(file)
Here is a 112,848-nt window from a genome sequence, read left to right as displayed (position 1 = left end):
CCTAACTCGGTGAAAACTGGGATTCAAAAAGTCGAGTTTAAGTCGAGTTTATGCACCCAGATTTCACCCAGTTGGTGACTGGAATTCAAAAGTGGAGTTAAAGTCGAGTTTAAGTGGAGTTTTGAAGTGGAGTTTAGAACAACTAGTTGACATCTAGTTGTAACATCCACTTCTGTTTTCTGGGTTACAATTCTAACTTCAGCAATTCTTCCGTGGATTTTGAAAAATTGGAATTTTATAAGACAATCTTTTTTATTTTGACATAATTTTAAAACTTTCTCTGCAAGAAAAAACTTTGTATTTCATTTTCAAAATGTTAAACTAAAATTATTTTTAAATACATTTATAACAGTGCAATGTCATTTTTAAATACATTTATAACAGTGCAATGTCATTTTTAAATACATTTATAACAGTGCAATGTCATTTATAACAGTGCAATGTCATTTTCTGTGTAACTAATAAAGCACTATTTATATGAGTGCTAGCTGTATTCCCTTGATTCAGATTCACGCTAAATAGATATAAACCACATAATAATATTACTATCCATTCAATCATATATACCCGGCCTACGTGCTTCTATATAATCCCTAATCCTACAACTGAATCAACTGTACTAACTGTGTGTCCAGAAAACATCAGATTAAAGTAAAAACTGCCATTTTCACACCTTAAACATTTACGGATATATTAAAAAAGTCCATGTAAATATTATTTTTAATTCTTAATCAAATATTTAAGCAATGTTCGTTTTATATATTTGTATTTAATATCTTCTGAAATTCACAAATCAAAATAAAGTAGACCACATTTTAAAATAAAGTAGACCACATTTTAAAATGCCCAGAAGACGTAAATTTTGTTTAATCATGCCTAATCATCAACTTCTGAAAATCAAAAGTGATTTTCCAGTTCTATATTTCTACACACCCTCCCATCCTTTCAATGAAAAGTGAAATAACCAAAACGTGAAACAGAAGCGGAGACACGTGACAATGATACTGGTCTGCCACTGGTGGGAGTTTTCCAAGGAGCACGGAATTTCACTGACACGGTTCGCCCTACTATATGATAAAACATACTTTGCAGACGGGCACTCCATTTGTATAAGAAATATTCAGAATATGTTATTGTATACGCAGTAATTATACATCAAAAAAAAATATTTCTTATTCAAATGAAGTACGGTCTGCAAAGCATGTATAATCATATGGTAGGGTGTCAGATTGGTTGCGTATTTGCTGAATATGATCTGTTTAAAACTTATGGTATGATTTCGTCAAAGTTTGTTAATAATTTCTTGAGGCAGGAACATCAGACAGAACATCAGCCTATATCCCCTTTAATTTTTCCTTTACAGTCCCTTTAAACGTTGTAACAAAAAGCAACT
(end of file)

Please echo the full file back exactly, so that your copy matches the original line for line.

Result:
Here is a 112,848-nt window from a genome sequence, read left to right as displayed (position 1 = left end):
CCTAACTCGGTGAAAACTGGGATTCAAAAAGTCGAGTTTAAGTCGAGTTTATGCACCCAGATTTCACCCAGTTGGTGACTGGAATTCAAAAGTGGAGTTAAAGTCGAGTTTAAGTGGAGTTTTGAAGTGGAGTTTAGAACAACTAGTTGACATCTAGTTGTAACATCCACTTCTGTTTTCTGGGTTACAATTCTAACTTCAGCAATTCTTCCGTGGATTTTGAAAAATTGGAATTTTATAAGACAATCTTTTTTATTTTGACATAATTTTAAAACTTTCTCTGCAAGAAAAAACTTTGTATTTCATTTTCAAAATGTTAAACTAAAATTATTTTTAAATACATTTATAACAGTGCAATGTCATTTTTAAATACATTTATAACAGTGCAATGTCATTTTTAAATACATTTATAACAGTGCAATGTCATTTATAACAGTGCAATGTCATTTTCTGTGTAACTAATAAAGCACTATTTATATGAGTGCTAGCTGTATTCCCTTGATTCAGATTCACGCTAAATAGATATAAACCACATAATAATATTACTATCCATTCAATCATATATACCCGGCCTACGTGCTTCTATATAATCCCTAATCCTACAACTGAATCAACTGTACTAACTGTGTGTCCAGAAAACATCAGATTAAAGTAAAAACTGCCATTTTCACACCTTAAACATTTACGGATATATTAAAAAAGTCCATGTAAATATTATTTTTAATTCTTAATCAAATATTTAAGCAATGTTCGTTTTATATATTTGTATTTAATATCTTCTGAAATTCACAAATCAAAATAAAGTAGACCACATTTTAAAATAAAGTAGACCACATTTTAAAATGCCCAGAAGACGTAAATTTTGTTTAATCATGCCTAATCATCAACTTCTGAAAATCAAAAGTGATTTTCCAGTTCTATATTTCTACACACCCTCCCATCCTTTCAATGAAAAGTGAAATAACCAAAACGTGAAACAGAAGCGGAGACACGTGACAATGATACTGGTCTGCCACTGGTGGGAGTTTTCCAAGGAGCACGGAATTTCACTGACACGGTTCGCCCTACTATATGATAAAACATACTTTGCAGACGGGCACTCCATTTGTATAAGAAATATTCAGAATATGTTATTGTATACGCAGTAATTATACATCAAAAAAAAATATTTCTTATTCAAATGAAGTACGGTCTGCAAAGCATGTATAATCATATGGTAGGGTGTCAGATTGGTTGCGTATTTGCTGAATATGATCTGTTTAAAACTTATGGTATGATTTCGTCAAAGTTTGTTAATAATTTCTTGAGGCAGGAACATCAGACAGAACATCAGCCTATATCCCCTTTAATTTTTCCTTTACAGTCCCTTTAAACGTTGTAACAAAAAGCAACT